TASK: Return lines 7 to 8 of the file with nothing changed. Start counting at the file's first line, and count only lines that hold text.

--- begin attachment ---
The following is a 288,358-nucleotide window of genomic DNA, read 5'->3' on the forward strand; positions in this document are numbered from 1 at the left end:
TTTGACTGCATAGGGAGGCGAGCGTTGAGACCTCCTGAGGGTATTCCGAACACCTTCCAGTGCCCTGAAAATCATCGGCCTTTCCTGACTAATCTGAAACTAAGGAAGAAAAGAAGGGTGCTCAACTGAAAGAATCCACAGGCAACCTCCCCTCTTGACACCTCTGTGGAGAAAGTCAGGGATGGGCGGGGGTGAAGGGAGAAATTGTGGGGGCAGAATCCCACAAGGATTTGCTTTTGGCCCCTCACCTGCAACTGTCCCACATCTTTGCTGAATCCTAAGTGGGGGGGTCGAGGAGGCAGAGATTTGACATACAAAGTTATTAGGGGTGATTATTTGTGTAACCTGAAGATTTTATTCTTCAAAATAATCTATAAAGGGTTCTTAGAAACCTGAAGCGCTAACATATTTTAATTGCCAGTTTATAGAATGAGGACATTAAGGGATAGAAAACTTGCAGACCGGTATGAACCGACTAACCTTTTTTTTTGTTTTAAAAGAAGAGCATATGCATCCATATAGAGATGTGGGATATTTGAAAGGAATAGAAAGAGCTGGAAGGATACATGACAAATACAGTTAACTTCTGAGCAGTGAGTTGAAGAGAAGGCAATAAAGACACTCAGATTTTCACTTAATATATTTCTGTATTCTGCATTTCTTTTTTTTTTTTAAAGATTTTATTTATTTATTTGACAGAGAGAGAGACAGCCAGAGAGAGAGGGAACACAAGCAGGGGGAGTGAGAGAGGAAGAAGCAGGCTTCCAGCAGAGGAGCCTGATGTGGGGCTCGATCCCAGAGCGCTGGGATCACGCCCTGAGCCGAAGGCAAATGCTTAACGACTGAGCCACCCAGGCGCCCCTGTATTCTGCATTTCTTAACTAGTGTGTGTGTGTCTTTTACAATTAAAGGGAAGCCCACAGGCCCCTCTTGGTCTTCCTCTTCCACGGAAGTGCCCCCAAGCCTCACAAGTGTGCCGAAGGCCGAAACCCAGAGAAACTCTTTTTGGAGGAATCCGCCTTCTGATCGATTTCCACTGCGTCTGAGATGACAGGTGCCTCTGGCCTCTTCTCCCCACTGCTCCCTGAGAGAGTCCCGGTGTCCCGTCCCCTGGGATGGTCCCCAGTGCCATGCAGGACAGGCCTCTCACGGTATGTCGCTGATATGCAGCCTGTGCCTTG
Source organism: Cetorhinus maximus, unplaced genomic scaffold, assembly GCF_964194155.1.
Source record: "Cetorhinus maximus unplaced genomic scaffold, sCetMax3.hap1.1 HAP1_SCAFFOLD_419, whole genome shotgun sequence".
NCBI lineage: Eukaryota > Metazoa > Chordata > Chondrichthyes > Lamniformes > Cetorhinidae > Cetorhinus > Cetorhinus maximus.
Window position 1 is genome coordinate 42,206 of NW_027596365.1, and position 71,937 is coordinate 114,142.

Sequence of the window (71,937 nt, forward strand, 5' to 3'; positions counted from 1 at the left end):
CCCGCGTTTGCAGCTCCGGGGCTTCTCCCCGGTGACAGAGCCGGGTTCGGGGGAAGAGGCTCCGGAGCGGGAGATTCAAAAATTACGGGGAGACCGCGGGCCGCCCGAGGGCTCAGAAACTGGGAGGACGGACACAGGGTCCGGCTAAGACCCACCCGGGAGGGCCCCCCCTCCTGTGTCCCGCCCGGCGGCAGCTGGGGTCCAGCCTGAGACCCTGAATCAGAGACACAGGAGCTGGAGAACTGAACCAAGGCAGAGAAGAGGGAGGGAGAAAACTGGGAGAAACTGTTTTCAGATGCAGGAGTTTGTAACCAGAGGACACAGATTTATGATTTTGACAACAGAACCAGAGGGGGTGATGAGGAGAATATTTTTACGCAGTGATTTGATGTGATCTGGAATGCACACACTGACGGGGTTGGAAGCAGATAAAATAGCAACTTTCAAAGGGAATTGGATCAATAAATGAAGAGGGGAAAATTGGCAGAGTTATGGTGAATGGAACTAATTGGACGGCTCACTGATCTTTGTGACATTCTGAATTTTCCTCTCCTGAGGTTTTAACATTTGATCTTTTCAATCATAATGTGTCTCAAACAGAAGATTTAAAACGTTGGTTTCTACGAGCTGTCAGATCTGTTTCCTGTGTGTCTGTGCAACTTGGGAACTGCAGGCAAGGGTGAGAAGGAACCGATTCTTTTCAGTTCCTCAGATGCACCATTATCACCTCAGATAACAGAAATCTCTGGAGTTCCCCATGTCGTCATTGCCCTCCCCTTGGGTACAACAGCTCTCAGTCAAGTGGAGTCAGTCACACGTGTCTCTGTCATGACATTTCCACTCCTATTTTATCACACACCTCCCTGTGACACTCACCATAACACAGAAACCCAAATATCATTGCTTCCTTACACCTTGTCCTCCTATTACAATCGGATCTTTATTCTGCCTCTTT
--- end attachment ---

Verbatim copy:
Sequence of the window (71,937 nt, forward strand, 5' to 3'; positions counted from 1 at the left end):
CCCGCGTTTGCAGCTCCGGGGCTTCTCCCCGGTGACAGAGCCGGGTTCGGGGGAAGAGGCTCCGGAGCGGGAGATTCAAAAATTACGGGGAGACCGCGGGCCGCCCGAGGGCTCAGAAACTGGGAGGACGGACACAGGGTCCGGCTAAGACCCACCCGGGAGGGCCCCCCCTCCTGTGTCCCGCCCGGCGGCAGCTGGGGTCCAGCCTGAGACCCTGAATCAGAGACACAGGAGCTGGAGAACTGAACCAAGGCAGAGAAGAGGGAGGGAGAAAACTGGGAGAAACTGTTTTCAGATGCAGGAGTTTGTAACCAGAGGACACAGATTTATGATTTTGACAACAGAACCAGAGGGGGTGATGAGGAGAATATTTTTACGCAGTGATTTGATGTGATCTGGAATGCACACACTGACGGGGTTGGAAGCAGATAAAATAGCAACTTTCAAAGGGAATTGGATCAATAAATGAAGAGGGGAAAATTGGCAGAGTTATGGTGAATGGAACTAATTGGACGGCTCACTGATCTTTGTGACATTCTGAATTTTCCTCTCCTGAGGTTTTAACATTTGATCTTTTCAATCATAATGTGTCTCAAACAGAAGATTTAAAACGTTGGTTTCTACGAGCTGTCAGATCTGTTTCCTGTGTGTCTGTGCAACTTGGGAACTGCAGGCAAGGGTGAGAAGGAACCGATTCTTTTCAGTTCCTCAGATGCACCATTATCACCTCAGATAACAGAAATCTCTGGAGTTCCCCATGTCGTCATTGCCCTCCCCTTGGGTACAACAGCTCTCAGTCAAGTGGAGTCAGTCACACGTGTCTCTGTCATGACATTTCCACTCCTATTTTATCACACACCTCCCTGTGACACTCACCATAACACAGAAACCCAAATATCATTGCTTCCTTACACCTTGTCCTCCTATTACAATCGGATCTTTATTCTGCCTCTTT